- If it’s the SPACE STATION (there’s only one), you may flip your Cargo to its SAFELY STORED side. It can now never be taken from you, and counts to your score in the end.
- If it’s a CUSTOMS CHECKPOINT, and you have an unstored Cargo on board, you must discard it.
- If it’s an ASTEROID FIELD, you must discard a Laser card to blast your way through the Asteroids. If you don’t have a Laser card, you can’t enter the Asteroid Field.
- If there’s nothing, it’s OPEN SPACE. Nothing happens.
- If there’s ANOTHER SHIP, you fight. Both players play a Laser card, with the high card winning. The winner may take the other player’s Cargo if he has one and the winner has room. Otherwise, the loser exhausts a Crew member, or if both Crew are already exhausted, discards a Crew Member.
- If it’s the SPACE PIRATE, you must fight. You play a Laser, and he draws the top three cards of the Laser deck, choosing the highest. If you win, you can take a Cargo from the Pirate if he has one and you have room. If you lose, you lose your Cargo or Crew as before. Pirates have room for unlimited Cargo.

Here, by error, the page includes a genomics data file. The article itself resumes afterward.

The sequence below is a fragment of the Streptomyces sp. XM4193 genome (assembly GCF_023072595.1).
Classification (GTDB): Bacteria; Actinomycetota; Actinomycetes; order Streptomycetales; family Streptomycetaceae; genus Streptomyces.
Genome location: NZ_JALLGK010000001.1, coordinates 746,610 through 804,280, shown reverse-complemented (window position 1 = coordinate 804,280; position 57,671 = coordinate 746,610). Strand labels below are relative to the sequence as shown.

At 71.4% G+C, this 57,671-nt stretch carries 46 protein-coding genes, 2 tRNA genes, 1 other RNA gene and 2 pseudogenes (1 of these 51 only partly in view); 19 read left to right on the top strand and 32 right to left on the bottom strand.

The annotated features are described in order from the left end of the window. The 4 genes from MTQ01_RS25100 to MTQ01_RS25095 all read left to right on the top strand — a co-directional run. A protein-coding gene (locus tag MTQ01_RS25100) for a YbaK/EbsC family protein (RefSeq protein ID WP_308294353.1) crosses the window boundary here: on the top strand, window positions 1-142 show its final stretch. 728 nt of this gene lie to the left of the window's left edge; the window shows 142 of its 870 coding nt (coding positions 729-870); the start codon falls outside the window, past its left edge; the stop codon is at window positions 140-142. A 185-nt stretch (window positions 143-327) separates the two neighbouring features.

- If it’s a NEBULA, nothing happens to you, and no one can interact with you because you’re in a cloud. It’s basically a safe spot.
HYPERDRIVE: Play a Hyperdrive card, then move from your current space to anywhere on the board with a matching symbol. If there’s no Hyperdrive symbol on your space, you can’t do this. (My understanding is that the final version will have actual symbols, but my prototype copy had dice icons, remnants of a previous ruleset.)
DRAW: You may discard up to one card, then draw back up to seven cards. This may be in any combination you see fit from the Engine, Hyperdrive, and Laser cards.
REFRESH: Flip over any exhausted Crew. These can be exhausted by using their ability or using them in battle. The abilities can be used as explained on each Crew card, and generally don’t take an action.
After the last player in turn order has taken a turn, the Space Pirate moves. He is moved by the player with the Space Pirate pawn, and moves two spaces. After this, the pawn is passed and play resumes.
Play continues until Cargo has been safely stored. At that point, the player with the most Cargo wins. If there’s a tie, you add Cargo and keep playing until there’s a winner. (This rule is in flux at the moment – the most recent change they were trying was to play until someone had three, then complete the round to see if there’s a winner. The game ends immediately if someone stores a fourth.)